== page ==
Mark wants to get a keyboard for his Android phone. Leo says that any Bluetooth keyboard will work with either Android or iOS. If he wanted to use a wired keyboard, his phone needs to support USB to Go and he would need a special connector. It's a lot easier to go with Bluetooth. Targus makes a good fold up one.
He would also like a report to see what files have been deleted from Carbonite. Leo says that Carbonite won't delete files unless he deletes them locally, which is why they give 30 days to restore them. A backup isn't a backup if he deletes the original.
Jim's LG phone is constantly being filled up. Leo says that's because it's an 8GB phone and the OS itself takes up over half of it. That's why they can give these phones away for free. Nobody really should sell an 8GB phone.
Jim can clear out temp files and get rid of unused apps, then save all of his photos and videos to Google Photos. He can do the same thing for music with Google Play. Ultimately, Jim just needs a phone with a larger storage capacity.
Pete has a Nexus 6 and is looking to get a new phone. Leo says that there are great phones out there, but he is now recommending to stick with Google and go with the Pixel.
What about the OnePlus? Leo says the One Plus 3 is great, but Pete should avoid the One Plus 2. If price is an issue, Pete could consider the One Plus 3, ZTE Axon 7, or Huawei 8. These are about $400.
BlackBerry this week announced it would be getting out of the hardware business. When the iPhone came out in 2007, no one knew exactly what that meant. In fact, the CEO of Microsoft at the time, Steve Ballmer, publicly criticized it saying that it's too expensive. The lack of concern was just enough to throw them off their game for a couple of years. By 2009, when it became clear the iPhone was the future of cell phones, Microsoft and BlackBerry finally leapt into action. Unfortunately, it was too late at that point and Apple already owned the space.
Natalie broke the screen on her Samsung Galaxy S7 and she can't get the information off. How can she backup her data? Leo says she can get a Samsung USB to Go adapter that would allow her to host other devices.
The chatroom says that Samsung has software called Kies that will allow the user to backup a device via USB.
Les has an older PC and he's having issues accessing his data. He's looking to get a new PC -- should he get a desktop or laptop? He uses Photoshop a lot. Leo says that Photoshop is available on both Mac or PC. Les is on a budget so a Mac is out. What about a Chromebook? Leo says that a Chromebook is great because he could use Android apps now. There are Android apps that are just as capable of photo editing as Photoshop. Snapseed, for instance.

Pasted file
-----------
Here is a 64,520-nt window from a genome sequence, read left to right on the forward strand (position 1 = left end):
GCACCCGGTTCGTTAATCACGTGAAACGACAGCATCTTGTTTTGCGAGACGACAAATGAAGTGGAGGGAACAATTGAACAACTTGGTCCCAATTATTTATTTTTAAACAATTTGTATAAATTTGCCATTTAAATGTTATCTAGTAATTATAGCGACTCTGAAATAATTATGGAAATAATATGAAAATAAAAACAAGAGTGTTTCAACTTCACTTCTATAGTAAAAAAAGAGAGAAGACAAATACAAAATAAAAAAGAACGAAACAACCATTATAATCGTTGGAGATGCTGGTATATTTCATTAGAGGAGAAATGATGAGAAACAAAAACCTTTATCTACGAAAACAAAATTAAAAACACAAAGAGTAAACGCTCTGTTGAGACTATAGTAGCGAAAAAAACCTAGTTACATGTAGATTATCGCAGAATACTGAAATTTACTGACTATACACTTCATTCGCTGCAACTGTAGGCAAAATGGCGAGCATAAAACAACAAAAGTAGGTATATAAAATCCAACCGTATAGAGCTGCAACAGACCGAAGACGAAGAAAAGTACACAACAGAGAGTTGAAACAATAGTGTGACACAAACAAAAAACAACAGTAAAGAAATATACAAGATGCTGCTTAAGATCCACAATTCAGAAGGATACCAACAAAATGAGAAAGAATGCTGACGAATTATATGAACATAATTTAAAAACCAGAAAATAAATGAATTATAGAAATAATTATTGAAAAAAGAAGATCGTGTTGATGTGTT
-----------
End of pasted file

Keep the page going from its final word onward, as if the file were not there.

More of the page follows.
Dan is a Nexus user and he recently bought a Chromebook from Dell. Leo says Dell makes a really nice Chromebook. Can he mimic the phone to his Chromebook? Leo says he won't be able to make phone calls on his Chromebook, but he will be able to get the Google Play store for the Chromebook which will support any Android app. It should happen pretty quickly too, as Google said they will do it this month. He'll want to have a Chromebook with a touch screen, though.
Mark has taken Leo's advice and bought a Chromebook. Leo says that's a wise move. They're much more secure, just as fast, and easier to use. The Chromebook will soon be able to use all the apps in the Android Google Play store, too. That'll allow it to run millions of apps. Most people really don't need Windows. It's too complicated.
David took some pictures on a recent trip and they've disappeared. His SD card is missing. It looks like it fell out. He's worried that his password may be on it or people could gain access to apps. Leo says it would be encrypted if it was his password. The app data will be on there, but it depends on the app if it can read it or not. David's images and music will be in the clear though. But it's on a microsd card. Odds are that no one will find it and if they do, they might see the images. But he's obviously lost them all.